Monday, June 18, 2007

Weight Loss Drug Goes OTC, Does it Work?

Here is something I want you all to stop and think about.  You know the saying about how if it sounds too good to be true it usually is? There are two downsides to the new drug. One, you have to wear adult diapers and bring a change of clothes. I don't suggest wearing light colors even though it is the season, the brown stains show up to well.  And the other is that your body needs a certain amount of fat intake in order to function properly.

No one knows for sure what kind of damage to the metabolism will happen or the long term effects.

In this gotta have it now society we live in you need to remember, you didn't put on all that fat overnight, you aren't going to lose it overnight no matter how many drugs you take. besides, what happens when you come off the drug?




Weight Loss Drug Goes OTC, Does it Work?

By Vivian Richardson, Ivanhoe Health Correspondent

ORLANDO, Fla. (Ivanhoe Newswire) -- Dieters can now buy a formerly prescription-only weight loss drug over the counter. Makers of Alli, an over-the-counter dose of orlistat, say the fat blocker can help people lose more weight than dieting alone, but not everyone thinks it's a good way to help folks shed pounds.

"I have a philosophical problem with just throwing a pill at this," Florida Hospital physician George Guthrie, M.D., told Ivanhoe. The Orlando-based doctor advocates weight loss through lifestyle changes and formerly helped run a health clinic focused on vegetarian diets.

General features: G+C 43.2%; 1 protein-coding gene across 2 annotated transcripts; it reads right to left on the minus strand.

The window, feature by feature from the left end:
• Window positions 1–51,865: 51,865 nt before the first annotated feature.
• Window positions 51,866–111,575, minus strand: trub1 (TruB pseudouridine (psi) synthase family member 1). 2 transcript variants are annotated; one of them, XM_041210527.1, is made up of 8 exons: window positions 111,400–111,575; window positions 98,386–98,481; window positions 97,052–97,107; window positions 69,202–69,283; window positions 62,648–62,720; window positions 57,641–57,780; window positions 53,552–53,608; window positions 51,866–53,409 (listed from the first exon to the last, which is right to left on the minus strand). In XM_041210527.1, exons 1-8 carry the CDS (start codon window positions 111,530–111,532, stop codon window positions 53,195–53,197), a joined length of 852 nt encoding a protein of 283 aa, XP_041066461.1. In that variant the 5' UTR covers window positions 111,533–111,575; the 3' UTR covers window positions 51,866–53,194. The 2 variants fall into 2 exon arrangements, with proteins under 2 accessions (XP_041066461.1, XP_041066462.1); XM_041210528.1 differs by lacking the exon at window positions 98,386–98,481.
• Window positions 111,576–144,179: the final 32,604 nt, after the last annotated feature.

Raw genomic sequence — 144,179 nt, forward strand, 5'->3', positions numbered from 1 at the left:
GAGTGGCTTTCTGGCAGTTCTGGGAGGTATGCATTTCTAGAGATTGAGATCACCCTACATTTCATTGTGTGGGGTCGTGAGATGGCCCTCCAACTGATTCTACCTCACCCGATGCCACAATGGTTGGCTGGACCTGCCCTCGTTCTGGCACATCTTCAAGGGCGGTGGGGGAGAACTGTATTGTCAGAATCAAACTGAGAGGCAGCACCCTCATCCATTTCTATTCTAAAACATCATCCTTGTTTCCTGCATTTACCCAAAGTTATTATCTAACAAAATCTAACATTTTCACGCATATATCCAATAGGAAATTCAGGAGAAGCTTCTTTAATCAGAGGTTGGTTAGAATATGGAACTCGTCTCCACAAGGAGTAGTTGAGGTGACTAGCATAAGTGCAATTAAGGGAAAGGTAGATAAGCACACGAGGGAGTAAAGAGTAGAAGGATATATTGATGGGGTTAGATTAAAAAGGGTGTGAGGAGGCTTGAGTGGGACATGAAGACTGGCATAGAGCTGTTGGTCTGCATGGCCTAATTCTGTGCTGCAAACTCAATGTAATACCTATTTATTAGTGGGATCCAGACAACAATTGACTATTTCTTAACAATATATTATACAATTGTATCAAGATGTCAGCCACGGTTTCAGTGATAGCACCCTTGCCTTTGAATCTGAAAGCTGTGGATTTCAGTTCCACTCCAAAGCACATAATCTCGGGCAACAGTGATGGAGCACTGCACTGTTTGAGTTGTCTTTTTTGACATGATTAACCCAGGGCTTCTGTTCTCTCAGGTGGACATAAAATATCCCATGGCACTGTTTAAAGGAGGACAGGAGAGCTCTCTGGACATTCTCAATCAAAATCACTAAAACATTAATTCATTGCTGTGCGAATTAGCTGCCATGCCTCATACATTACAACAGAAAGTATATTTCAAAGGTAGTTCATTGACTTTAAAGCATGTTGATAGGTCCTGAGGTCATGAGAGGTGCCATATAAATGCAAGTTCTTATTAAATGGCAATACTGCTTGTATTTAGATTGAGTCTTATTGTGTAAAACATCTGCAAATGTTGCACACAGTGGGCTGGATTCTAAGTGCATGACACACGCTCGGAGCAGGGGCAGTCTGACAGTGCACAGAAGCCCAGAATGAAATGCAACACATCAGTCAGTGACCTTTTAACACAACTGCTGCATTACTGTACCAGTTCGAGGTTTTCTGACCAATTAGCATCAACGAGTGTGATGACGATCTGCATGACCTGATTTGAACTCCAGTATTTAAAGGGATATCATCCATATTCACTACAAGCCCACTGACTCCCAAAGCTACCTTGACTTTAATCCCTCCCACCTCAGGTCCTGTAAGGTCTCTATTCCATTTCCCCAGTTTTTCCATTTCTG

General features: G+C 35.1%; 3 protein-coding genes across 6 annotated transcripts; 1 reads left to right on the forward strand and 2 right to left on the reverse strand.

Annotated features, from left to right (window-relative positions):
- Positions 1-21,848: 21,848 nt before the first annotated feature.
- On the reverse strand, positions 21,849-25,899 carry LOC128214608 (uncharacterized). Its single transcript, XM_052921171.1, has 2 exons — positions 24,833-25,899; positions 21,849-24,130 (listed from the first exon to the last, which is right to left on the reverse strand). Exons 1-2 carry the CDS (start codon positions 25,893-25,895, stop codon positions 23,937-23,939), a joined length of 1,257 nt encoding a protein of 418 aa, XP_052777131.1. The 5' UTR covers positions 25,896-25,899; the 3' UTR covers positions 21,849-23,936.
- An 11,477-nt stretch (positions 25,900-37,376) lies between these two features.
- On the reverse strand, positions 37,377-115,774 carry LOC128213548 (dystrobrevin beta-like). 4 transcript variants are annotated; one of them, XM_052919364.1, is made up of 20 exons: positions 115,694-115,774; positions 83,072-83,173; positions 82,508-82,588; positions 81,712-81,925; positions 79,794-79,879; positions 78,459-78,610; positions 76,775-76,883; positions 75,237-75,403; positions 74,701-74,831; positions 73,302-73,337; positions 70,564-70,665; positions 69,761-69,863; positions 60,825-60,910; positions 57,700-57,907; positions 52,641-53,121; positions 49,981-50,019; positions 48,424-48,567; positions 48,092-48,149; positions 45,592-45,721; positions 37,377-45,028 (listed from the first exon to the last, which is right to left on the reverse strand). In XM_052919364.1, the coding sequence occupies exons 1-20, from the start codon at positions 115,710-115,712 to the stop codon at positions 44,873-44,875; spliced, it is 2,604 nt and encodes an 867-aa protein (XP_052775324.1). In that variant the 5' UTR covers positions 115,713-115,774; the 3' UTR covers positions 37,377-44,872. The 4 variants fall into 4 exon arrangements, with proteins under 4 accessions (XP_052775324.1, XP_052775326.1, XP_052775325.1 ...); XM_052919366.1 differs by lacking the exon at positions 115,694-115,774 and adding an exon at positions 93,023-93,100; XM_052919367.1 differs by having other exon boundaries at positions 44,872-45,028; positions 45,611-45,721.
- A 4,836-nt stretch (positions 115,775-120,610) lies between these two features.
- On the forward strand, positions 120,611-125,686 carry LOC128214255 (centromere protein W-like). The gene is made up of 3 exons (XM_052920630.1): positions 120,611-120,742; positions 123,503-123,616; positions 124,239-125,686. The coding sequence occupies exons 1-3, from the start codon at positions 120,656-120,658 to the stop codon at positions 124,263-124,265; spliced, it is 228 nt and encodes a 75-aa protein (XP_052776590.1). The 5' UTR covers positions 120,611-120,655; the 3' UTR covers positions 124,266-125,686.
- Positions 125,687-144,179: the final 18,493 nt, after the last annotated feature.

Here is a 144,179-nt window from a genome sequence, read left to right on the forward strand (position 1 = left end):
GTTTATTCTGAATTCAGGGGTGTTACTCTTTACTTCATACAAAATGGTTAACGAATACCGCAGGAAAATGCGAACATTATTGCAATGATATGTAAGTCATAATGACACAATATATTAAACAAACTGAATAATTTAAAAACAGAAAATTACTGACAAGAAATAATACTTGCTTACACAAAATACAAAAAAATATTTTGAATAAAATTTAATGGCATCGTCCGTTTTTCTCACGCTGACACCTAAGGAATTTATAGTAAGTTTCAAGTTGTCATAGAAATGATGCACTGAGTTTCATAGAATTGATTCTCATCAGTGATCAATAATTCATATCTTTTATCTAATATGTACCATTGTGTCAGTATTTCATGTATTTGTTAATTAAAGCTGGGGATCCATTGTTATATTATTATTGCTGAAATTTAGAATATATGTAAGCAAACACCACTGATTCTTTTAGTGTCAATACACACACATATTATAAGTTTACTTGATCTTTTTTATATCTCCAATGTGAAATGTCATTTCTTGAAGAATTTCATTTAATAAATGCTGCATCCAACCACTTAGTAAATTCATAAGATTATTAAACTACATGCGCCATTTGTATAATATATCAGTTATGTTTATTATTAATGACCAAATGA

"What people really need is a change in their lifestyle," Dr. Guthrie said. "If you keep doing what you're doing, you'll keep getting what you got. It's true that medication may be helpful, but it's not the answer."

"I think it's a good thing," Holly Wyatt, M.D., told Ivanhoe. The University of Colorado endocrinologist is medical director of The Center for Human Nutrition's Weight Management Program, an obesity clinic at the school. She has used orlistat in her practice. She explained dieters can benefit from having over-the-counter access to Alli, which has been studied for safety and efficacy and approved by the Food and Drug Administration.

"There are people out there spending lots of money on pills and herbs without the safety data, the research, to back it up," Dr. Wyatt said.

Alli is a 60 milligram version of orlistat, which is still available as a prescription under the name Xenical. The medication can help with weight loss by decreasing the intestinal absorption of fat. It's taken up to three times a day with each fat-containing meal. Because the drug can also block the absorption of fat-soluble vitamins, doctors recommend those taking orlistat take a multivitamin.

The most common side effect of the medication is loose stools, which gets worse when more fat is consumed. The effect is delayed six to 12 hours after each meal.

"It's a teaching tool," said Dr. Wyatt. "I've had patients tell me they thought they were being healthy with their favorite salad from a restaurant, only to find out the next day there was more fat than they realized in that salad."

There are some drug interactions consumers should be aware of. Those who have had an organ transplant should not take orlistat because of possible drug interactions. Blood thinners and certain diabetes medications can also interact with orlistat.

This article was reported by, which offers Medical Alerts by e-mail every day of the week. To subscribe, click on:

SOURCE: Ivanhoe interview with George Guthrie, M.D., and Holly Wyatt, M.D.

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